Getting to the Big Picture: Logic Models

Many nonprofits face the challenge of turning their “big picture” ideas into successful and effective programs. For example, developing and implementing a statewide child welfare data information system to improve the lives of children is no small task. A large-scale project requires a plan of action in order to be successful and effective. Lasting change is hard to achieve without a plan.

“What are we trying to accomplish/change, and who is our primary target audience? What do we need to accomplish our goal, and how do we make sure the program is impactful?” If you’ve found yourself asking these questions and want to create a program that promotes collective impact and produces lasting transformative results, then it’s time to turn that “big picture” idea into a reality with a logic model.

What is a logic model? 

A logic model illustrates  a tangible theory of change. It’s a program planning tool used to promote collective impact. It provides a point of reference with a shared agenda for users. In other words, a logic model is a visualization of a program’s resources, activities, inputs, and outcomes. It shows all the different ways a program can lead to change, providing the “big picture”.

Logic models are used during the planning, implementation, and evaluation of a program because they show the  relationship between the program’s activities, resources, outcomes, outputs, impact and intended efforts. They also help keep track of program activities, achievements and issues that may arise.

What’s included in a logic model?

With a goal in hand, parts of a logic model include inputs, outputs, outcomes, and external influences.

  • Inputs on a logic model are the resources, investments, and contributions (usually financial and staff) that go into the program. 
  • Outputs are activities, products, events, and services that will reach the target audience or program participants. 
  • Outcomes are changes/results because of the program. Outcomes can be set for short-term, mid- and long-term goals, and they focus on what the program is trying to achieve. 
  • External influences are important factors that may help or hinder a program’s success and should be identified. They include the program setting, other programs operating in the same area, and influencers (local, state, and/or national).

What are the steps to a logic model?

There are several steps to turning that “big picture” idea into a reality and creating a successful logic model.

  • Step 1: Figure Out the Problem: What’s the goal you want the program to accomplish?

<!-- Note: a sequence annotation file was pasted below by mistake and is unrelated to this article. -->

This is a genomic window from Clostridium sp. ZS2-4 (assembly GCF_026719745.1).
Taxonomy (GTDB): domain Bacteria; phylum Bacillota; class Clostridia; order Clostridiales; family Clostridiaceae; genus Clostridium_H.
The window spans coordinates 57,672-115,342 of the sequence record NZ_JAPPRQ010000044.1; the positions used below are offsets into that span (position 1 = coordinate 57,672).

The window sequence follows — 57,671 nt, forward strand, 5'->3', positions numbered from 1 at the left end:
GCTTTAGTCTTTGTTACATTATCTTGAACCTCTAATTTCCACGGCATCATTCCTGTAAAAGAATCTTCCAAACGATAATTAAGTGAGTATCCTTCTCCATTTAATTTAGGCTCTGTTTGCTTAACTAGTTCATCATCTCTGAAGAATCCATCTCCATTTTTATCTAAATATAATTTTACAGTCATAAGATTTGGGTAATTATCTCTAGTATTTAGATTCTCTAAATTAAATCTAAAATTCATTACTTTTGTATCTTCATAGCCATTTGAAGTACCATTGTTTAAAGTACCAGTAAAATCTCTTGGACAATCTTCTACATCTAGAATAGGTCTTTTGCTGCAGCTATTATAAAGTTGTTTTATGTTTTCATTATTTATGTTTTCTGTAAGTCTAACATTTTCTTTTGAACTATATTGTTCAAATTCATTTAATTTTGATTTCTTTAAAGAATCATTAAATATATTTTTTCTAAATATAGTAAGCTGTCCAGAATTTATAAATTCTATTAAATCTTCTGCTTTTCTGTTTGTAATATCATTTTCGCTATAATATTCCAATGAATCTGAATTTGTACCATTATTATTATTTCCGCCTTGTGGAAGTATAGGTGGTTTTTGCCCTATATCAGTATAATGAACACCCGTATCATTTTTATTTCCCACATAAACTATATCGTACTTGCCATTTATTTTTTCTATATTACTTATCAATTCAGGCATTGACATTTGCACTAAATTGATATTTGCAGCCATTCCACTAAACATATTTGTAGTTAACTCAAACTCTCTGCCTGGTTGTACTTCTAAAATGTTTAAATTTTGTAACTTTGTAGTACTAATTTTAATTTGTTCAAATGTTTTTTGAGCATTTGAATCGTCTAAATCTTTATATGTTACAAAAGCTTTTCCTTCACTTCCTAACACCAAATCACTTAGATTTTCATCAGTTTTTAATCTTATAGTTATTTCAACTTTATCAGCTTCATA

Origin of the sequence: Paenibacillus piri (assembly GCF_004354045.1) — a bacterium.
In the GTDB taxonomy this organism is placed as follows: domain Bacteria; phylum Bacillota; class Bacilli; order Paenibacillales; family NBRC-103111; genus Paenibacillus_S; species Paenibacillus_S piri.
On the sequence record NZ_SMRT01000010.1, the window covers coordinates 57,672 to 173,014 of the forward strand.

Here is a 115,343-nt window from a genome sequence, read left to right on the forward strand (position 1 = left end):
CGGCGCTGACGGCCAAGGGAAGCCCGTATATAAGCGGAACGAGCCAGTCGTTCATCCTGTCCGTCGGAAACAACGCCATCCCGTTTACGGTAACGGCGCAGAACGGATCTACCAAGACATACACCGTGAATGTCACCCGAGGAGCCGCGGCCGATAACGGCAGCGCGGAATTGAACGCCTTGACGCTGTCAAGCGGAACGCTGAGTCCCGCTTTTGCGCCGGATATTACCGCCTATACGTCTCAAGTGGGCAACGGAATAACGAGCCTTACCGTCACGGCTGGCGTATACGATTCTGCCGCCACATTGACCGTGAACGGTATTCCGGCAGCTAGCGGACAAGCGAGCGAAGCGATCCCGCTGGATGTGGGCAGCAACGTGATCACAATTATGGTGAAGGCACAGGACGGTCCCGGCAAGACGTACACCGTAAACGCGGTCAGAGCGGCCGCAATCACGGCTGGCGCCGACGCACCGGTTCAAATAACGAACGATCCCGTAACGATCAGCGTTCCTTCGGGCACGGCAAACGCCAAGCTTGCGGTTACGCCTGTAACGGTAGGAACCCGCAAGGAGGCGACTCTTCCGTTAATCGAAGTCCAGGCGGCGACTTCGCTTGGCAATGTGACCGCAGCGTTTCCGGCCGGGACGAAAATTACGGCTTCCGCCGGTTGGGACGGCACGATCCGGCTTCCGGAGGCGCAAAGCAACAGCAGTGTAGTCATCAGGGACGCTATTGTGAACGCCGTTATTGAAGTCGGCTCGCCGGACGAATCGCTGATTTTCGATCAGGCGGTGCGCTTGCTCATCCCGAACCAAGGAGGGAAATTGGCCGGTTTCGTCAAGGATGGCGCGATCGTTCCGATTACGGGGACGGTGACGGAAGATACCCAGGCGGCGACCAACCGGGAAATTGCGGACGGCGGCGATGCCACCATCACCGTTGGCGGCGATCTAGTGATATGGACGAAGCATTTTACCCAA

• Step 2: Determine Key Inputs and Outputs: What type of resources (financial and staff), investments, and contributions (donations, grants, etc.) will the program need? What type of activities, events, services, and/or products do we want to offer to program participants/target audience?
  • Step 3: Identify Outcomes: What changes/results do we want to see because of the program?
  • Step 4: Create a Logic Model Outline: What are the steps needed to reach your goal? Take a pen to paper and start writing it down. 
  • Step 5: Research and Identify External Factors and Indicators. What are the influential external factors and program indicators that can be identified ahead of time? 

Why use a logic model?

Logic models are an important tool to use in program and strategic planning. A good logic model is an explicit statement of activities that bring results and change to a community. There are many benefits to using logic models including: 

  • Provides the “big picture” and a visualization of a program’s resources, activities, inputs, and outputs
  • Helps increase staff buy-in by helping staff gain an understanding of how a program works and their role in its success
  • Helps external stakeholders, constituents, and donors understand a program and what it takes to run it in a compelling and concise way
  • Helps define common understanding of collaboration goals and activities, promotes collective impact
  • Shows all the different ways that can lead to change, related or unrelated to the program
  • Describes the ‘how’ and ‘why’ change can happen through a program
  • Helps identify areas where additional support is needed

Are you ready to turn your ideas and goals into a reality? It may be time to utilize a logic model. Download our free logic models template here. For additional resources, check out the following blogs:

At TCG, we love supporting organizations in the “dream” phase of planning and in implementation once you establish your strategies. Learn about our capacity building solutions here which include strategic planning, program development, and project management. 

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